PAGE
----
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Opinions of Friday, 11 July 2014

Columnist: Okoampa-Ahoofe, Kwame

Quality Players Lacking In Character Equals No Great Future

By Kwame Okoampa-Ahoofe, Jr., Ph.D.
Garden City, New York
July 4, 2014

As far as I am concerned, unless something dramatic, or of sea-changing proportions, happens at both the managerial and player levels, the Ghana Black Stars have absolutely no meaningful or glorious future for any forward-looking soccer lover to anticipate (See "Black Stars Performance Was Good - Kwasi Appiah" / 6/30/14). The fact of the matter is that the players of the Black Stars were simply not good enough as a team. And what is more, the team did not even laudably acquit itself in the pre-Brazil World-Cup Friendlies; and so I just don't know what Coach Appiah is talking about.

Ghana's senior national soccer team also finished butt-naked last in their Group G squad. For me, though, the disappointment began with the friendlies, which almost to the pixle mirrored what happened in Brazil. Conceding goals under one minute into regular playtime is no hopeful measure of a good team, much less a spanking team - and this epic blunder has been replicated with such bizarre regularity as to make one wonder whether, indeed, the team has not been jinxed. It also makes the match-fixing charges seem all the more credible and downright scandalous. And as far as I am concerned, the Black Stars have yet to meet our expectations at the apex level of the game.

But what is even more disturbing is the fact that the Black Stars' performance appears to be inversely tied to the number of times that our boys have qualified for the World Cup. In other words, going by what we have studiously observed so far, the Stars are very likely to perform even worse than they did in Brazil in 2014, come 2018, should they qualify to participate. Right now, it comically looks as if our one overriding objective is to simply score a goal and then Monkey Dance our heads off until we lose our emotional poise and discipline and then get sent off-field, crestfallen and dejected.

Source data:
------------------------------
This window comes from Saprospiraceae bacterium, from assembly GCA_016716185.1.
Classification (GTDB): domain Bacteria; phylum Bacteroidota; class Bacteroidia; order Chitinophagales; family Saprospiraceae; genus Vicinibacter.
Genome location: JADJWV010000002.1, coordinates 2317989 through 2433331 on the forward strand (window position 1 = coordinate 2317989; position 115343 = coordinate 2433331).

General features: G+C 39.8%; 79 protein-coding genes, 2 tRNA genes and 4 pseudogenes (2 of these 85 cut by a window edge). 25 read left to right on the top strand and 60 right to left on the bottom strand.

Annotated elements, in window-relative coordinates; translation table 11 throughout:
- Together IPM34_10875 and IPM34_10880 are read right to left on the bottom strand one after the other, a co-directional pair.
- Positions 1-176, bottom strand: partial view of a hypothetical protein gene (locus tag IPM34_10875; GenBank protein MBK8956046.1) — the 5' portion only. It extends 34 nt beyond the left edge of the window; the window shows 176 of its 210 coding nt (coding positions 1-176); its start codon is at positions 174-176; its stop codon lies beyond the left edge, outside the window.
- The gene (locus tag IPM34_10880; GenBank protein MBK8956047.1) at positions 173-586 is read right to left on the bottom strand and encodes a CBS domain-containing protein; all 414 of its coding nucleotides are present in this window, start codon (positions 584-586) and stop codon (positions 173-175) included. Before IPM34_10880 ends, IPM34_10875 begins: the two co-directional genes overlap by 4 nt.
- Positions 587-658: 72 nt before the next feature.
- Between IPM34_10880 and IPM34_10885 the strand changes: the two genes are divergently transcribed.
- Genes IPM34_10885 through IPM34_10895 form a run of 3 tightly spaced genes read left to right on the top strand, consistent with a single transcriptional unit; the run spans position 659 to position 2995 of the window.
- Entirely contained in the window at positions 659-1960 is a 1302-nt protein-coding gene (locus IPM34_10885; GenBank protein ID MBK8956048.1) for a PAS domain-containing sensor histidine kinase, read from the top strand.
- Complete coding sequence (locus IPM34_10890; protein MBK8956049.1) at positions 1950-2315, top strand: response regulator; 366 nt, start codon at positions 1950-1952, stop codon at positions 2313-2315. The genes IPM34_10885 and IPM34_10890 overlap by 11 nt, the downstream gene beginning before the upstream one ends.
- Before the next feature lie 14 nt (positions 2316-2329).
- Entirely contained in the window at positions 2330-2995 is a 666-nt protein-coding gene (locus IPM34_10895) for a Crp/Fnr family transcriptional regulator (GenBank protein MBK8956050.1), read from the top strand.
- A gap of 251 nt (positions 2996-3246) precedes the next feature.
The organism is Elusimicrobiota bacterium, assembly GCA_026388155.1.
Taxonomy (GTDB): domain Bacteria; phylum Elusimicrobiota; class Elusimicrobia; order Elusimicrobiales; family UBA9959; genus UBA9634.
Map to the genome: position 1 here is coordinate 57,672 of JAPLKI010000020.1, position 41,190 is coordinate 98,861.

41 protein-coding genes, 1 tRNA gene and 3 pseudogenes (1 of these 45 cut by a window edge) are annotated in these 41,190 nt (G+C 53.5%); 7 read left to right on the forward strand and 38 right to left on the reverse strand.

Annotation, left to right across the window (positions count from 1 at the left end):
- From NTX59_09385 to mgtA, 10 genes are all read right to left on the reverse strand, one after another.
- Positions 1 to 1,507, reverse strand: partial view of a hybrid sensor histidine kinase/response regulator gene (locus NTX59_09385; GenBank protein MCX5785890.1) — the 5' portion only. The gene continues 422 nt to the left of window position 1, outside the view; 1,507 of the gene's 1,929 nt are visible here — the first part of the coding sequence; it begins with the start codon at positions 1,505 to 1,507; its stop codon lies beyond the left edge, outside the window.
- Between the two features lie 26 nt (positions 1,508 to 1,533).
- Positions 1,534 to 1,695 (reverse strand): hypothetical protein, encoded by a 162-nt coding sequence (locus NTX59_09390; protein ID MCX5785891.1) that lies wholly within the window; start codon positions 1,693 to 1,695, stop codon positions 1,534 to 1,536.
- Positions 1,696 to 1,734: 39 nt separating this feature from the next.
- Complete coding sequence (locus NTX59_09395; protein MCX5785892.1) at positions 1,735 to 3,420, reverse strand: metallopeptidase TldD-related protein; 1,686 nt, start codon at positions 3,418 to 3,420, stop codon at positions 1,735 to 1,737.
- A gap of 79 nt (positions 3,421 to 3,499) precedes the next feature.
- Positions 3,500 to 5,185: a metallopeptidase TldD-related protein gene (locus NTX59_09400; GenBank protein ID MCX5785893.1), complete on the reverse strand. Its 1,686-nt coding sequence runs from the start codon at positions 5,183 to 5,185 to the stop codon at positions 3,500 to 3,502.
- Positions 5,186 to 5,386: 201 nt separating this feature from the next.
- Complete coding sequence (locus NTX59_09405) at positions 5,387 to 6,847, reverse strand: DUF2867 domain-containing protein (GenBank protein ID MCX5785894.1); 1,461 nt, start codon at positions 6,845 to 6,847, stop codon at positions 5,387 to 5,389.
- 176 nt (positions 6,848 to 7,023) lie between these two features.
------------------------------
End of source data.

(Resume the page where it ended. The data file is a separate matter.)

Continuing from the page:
My 8-year-old put it best when Nana Kwame Okoampa-Ahoofe III pensively opined that the players of the Ghana Black Stars are too emotional for their own good. "The guys lack concentration, Daddy," my son said to me when the Black Stars drew 2-2 with Germany. "Daddy, this is a game that the Black Stars ought to have won hands down." And you can bet your bottom-dollar that Kwame III knows precisely what he is talking about; for he is a minor league soccer goalie with the Riverdale (New York) Soccer Club. His younger brother, Sintim-Aboagye, 6 years old and a striker, also plays in the same league.

I also don't know what he means, when Coach Appiah quips as follows: "Looking at the performance, I believe that there are many positives. But once you don't win, no coach or nobody will be happy about it." I have heard a number of my fellow Ghanaians spit out the same guff about the purported finesse of our players. Maybe somebody needs to power-drill it into the evidently super-thick and super-numb skull of Coach Appiah that in World Cup tournaments, the only positives that matter about the performance of any team are its ability to score and keep scoring and breaking down the defenses of every opposing team like a juggernat.

I would only agree with him, if Coach Appiah could convince my fellow countrymen and women and me that this had been his game plan in Brasilia, and also that he had been able to successfully execute the same. I also don't know what Captain Asamoah Gyan means when he opines that the Black Stars have decided to put their woefully disappointing performance in Brazil behind them, in order to look positively towards the future. Really, my dear nephew, what future are we talking about, besides the primarily personal successes of you and your teammates in initialling millions of dollars in contract renewals and bonanzas with UEFA and other non-African soccer clubs?